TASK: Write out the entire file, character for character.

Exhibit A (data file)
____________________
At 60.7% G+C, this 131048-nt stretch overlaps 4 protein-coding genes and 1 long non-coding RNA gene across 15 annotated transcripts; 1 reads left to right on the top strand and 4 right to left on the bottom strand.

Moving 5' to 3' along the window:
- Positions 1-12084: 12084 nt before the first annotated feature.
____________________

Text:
At 60.7% G+C, this 131048-nt stretch overlaps 4 protein-coding genes and 1 long non-coding RNA gene across 15 annotated transcripts; 1 reads left to right on the top strand and 4 right to left on the bottom strand.

Moving 5' to 3' along the window:
- Positions 1-12084: 12084 nt before the first annotated feature.